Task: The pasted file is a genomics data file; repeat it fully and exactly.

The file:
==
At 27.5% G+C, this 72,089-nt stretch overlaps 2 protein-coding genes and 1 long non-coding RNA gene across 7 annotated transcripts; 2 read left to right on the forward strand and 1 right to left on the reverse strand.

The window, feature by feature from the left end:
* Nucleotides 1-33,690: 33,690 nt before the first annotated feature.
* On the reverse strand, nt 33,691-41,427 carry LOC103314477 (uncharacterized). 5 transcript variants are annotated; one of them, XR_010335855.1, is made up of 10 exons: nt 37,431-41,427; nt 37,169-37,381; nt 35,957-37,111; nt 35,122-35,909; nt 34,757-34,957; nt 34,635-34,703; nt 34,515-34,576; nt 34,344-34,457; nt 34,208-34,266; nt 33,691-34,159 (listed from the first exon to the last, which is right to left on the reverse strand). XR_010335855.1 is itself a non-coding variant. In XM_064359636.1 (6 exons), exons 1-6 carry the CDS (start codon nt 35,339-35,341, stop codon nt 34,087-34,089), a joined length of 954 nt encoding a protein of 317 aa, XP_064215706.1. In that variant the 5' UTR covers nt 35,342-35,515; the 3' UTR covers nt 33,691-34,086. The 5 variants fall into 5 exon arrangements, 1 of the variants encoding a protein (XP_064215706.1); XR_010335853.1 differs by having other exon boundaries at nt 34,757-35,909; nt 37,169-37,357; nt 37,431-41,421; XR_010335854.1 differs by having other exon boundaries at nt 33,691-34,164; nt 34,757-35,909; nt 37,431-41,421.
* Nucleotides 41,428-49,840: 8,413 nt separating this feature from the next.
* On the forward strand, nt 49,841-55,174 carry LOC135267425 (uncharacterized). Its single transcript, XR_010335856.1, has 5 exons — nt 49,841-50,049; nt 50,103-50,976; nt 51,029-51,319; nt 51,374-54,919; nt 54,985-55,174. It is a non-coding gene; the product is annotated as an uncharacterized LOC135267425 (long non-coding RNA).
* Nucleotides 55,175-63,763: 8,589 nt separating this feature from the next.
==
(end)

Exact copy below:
At 27.5% G+C, this 72,089-nt stretch overlaps 2 protein-coding genes and 1 long non-coding RNA gene across 7 annotated transcripts; 2 read left to right on the forward strand and 1 right to left on the reverse strand.

The window, feature by feature from the left end:
* Nucleotides 1-33,690: 33,690 nt before the first annotated feature.
* On the reverse strand, nt 33,691-41,427 carry LOC103314477 (uncharacterized). 5 transcript variants are annotated; one of them, XR_010335855.1, is made up of 10 exons: nt 37,431-41,427; nt 37,169-37,381; nt 35,957-37,111; nt 35,122-35,909; nt 34,757-34,957; nt 34,635-34,703; nt 34,515-34,576; nt 34,344-34,457; nt 34,208-34,266; nt 33,691-34,159 (listed from the first exon to the last, which is right to left on the reverse strand). XR_010335855.1 is itself a non-coding variant. In XM_064359636.1 (6 exons), exons 1-6 carry the CDS (start codon nt 35,339-35,341, stop codon nt 34,087-34,089), a joined length of 954 nt encoding a protein of 317 aa, XP_064215706.1. In that variant the 5' UTR covers nt 35,342-35,515; the 3' UTR covers nt 33,691-34,086. The 5 variants fall into 5 exon arrangements, 1 of the variants encoding a protein (XP_064215706.1); XR_010335853.1 differs by having other exon boundaries at nt 34,757-35,909; nt 37,169-37,357; nt 37,431-41,421; XR_010335854.1 differs by having other exon boundaries at nt 33,691-34,164; nt 34,757-35,909; nt 37,431-41,421.
* Nucleotides 41,428-49,840: 8,413 nt separating this feature from the next.
* On the forward strand, nt 49,841-55,174 carry LOC135267425 (uncharacterized). Its single transcript, XR_010335856.1, has 5 exons — nt 49,841-50,049; nt 50,103-50,976; nt 51,029-51,319; nt 51,374-54,919; nt 54,985-55,174. It is a non-coding gene; the product is annotated as an uncharacterized LOC135267425 (long non-coding RNA).
* Nucleotides 55,175-63,763: 8,589 nt separating this feature from the next.